Britain's National Theatre is on a roll. This week it announced that from March it will have four productions running in the West End. Four years ago, Robert Butler spent a month at this vibrant institution and saw it getting bigger, busier and happier
From INTELLIGENT LIFE magazine, Winter 2008
ONE SUNDAY IN September you could stroll along the Thames from the London Eye, past street entertainers pretending to be statues and queues for organic slow-cooked pork, secondhand-book browsers and skateboarders doing fliptricks, until you reached the National Theatre and a statue of Laurence Olivier.
When the National opened here in 1976, in an area badly hit by the Blitz, you would have had to stop at this point—at a wharf and a warehouse used by the Daily Mail. Now you can continue east to Shakespeare’s Globe, Tate Modern and the steely curves of Norman Foster’s City Hall. There have been many changes at the National over 32 years, but the biggest has been in the location. The stretch of riverbank that runs from Westminster Bridge to Tower Bridge, taking in the Royal Festival Hall, the Queen Elizabeth Hall, the British Film Institute and the Hayward Gallery, now has an annual footfall of 19m people. That makes it London’s high street for the arts and the National one of its flagship stores.
The quaint statue of Olivier as Hamlet, unveiled for his centennial last year, stares grandly at the hilt of his outstretched sword. If he were to lower his gaze on this particular afternoon, he would see a crowd sunbathing on deckchairs surrounded by buggies, scooters, sandwiches, bottled water and Sunday papers, on an Astroturf lawn, by a giant three-piece suite, also covered in Astroturf. A tent showing “Le Grand Peep Show” features two mime artists in black bodysuits performing courtship rituals to rinky-dinky music.
Into this almost seaside atmosphere step two men, both 50-ish, in untucked shirts, jeans and trainers, beaming proprietorially. The slighter, wirier one is the latest of Olivier’s successors, Nicholas Hytner, artistic director of the National; the dark-haired one is Nick Starr, the executive director (both pictured). The place is open on a Sunday for the first time ever, after years of negotiation with the unions.
The National has been called a castle, a cathedral, a temple of art, a palace of culture and a nuclear-power station (Prince Charles’s verdict). A new epithet surfaced this morning in one of the papers lying on the fake grass. Hytner had written an article to mark the Sunday opening. “I sometimes regret that we are no longer at each other’s throats as we were during the furious theatrical battles of the 1950s and 1960s,” he wrote. “If the ideological fury...is missing, what has replaced it is the vitality of the carnival.”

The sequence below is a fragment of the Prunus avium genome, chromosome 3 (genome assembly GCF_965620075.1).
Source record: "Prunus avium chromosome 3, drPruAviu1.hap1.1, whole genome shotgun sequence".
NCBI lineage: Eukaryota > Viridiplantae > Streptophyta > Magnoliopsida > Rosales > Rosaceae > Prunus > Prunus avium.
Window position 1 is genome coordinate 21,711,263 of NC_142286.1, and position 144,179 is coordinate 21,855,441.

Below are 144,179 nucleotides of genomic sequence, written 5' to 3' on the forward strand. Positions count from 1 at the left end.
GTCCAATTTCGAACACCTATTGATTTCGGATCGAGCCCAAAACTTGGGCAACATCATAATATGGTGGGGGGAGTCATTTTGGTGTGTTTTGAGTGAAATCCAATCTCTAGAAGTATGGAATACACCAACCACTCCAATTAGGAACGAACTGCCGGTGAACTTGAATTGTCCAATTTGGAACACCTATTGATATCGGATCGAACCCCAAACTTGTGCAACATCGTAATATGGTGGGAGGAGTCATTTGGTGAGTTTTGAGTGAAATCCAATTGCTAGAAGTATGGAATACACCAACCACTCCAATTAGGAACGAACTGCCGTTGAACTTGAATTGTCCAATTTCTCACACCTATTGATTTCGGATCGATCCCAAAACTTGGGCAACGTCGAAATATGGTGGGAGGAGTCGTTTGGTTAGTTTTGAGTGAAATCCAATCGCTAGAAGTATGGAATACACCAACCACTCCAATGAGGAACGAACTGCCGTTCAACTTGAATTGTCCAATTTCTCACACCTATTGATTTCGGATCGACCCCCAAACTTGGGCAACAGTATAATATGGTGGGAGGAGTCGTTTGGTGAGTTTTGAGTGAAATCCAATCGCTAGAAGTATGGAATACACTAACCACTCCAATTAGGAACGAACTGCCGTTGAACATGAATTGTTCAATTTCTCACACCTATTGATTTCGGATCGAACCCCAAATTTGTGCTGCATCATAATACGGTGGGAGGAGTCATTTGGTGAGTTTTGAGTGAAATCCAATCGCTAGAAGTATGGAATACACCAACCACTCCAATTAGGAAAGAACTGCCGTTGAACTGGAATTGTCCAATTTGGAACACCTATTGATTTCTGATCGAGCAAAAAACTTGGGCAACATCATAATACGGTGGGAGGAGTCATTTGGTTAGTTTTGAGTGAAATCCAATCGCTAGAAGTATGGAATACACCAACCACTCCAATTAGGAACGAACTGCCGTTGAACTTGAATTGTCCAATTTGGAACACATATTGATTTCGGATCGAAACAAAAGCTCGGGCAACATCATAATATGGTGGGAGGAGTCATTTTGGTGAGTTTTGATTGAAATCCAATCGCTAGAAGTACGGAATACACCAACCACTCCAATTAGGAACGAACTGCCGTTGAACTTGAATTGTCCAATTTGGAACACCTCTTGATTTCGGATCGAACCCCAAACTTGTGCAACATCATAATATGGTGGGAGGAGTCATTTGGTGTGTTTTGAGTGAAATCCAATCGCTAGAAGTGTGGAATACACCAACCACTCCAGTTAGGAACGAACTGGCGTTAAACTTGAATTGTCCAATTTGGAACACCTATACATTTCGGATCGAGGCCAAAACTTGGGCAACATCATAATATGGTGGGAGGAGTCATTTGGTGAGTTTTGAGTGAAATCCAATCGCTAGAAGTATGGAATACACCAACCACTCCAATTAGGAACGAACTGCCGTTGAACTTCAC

To recapture the flavour of those early days at the National, you have only to walk a few yards to the theatre bookshop and dig out the diaries of Olivier’s immediate successor, Peter Hall. Under “National Theatre” in the index, you’ll find heart-sinking entries for “delays and building problems”, “financial problems”, “press attacks” and even “strikes”. In those embattled years actors had to cross picket lines; Hall stood on a table at a press conference to attack the government and threaten to close a theatre; and one of his directors, Michael Bogdanov, faced a private prosecution and possible imprisonment under the Sexual Offences Act for a scene in Howard Brenton’s “Romans in Britain”.
Puritans have had a unique relationship with British theatres. In the 1600s they closed them down; in the 1960s and 1970s they designed and ran them. Hytner has called the National Theatre’s architect Denys Lasdun “a puritan maniac or a maniacal puritan”. He means it admiringly. When the National was planned, in the 1960s, Lasdun had never designed a theatre, but he wowed the selection panel with the remark that “the essence of designing a theatre is a spiritual one.” His modernist vision involved stacking concrete horizontals like geological strata around two central towers. The earnest mood of the time can be sensed in the gritty stencilled NT logo (which survives, just) and the democratic way every actor’s name was listed on the poster in alphabetical order (which doesn’t survive). The National was a place, Alan Bennett has remarked, where everything was done with capital letters: “Art. Theatre. It’s never just a play.”
That’s the biggest change Olivier would notice: the mood is informal and lower-case. In the afternoon sunshine, the two Nicks chat to a man in a stripy shirt and loud sunglasses who runs Watch This Space, a programme of 200-plus outdoor events. Last year the 26 productions in the National’s three main theatres were seen by more than 900,000 people; 170,000 of those were paying just £10 ($15) under the Travelex scheme (the National takes around £15m at the box office, and receives an Arts Council subsidy of £18m). There were 300 music events in the foyer, 80 platform talks, 80 events on the Deck, a corporate-entertainment venue on one of the terraces, plus midnight performances, a late-night green room with resident DJs, 15 exhibitions, and backstage tours taken by 20,000 people. Add to that three bookshops, a restaurant, four cafés and seven bars. The mood is caught every night by the LED lights that transform the concrete exterior into a winning display of orange, purple, blue and green.
Many of the activities have been going on in some form for years, but only now, as they reach a critical mass, are they changing the National’s idea of itself. What none of those enjoying the sunshine could know is that the two Nicks plan to take the carnival spirit, or as they call it “the big hello”, to a new and surprising level: one that will change the building, the neighbourhood, and the entire reach of the work they do.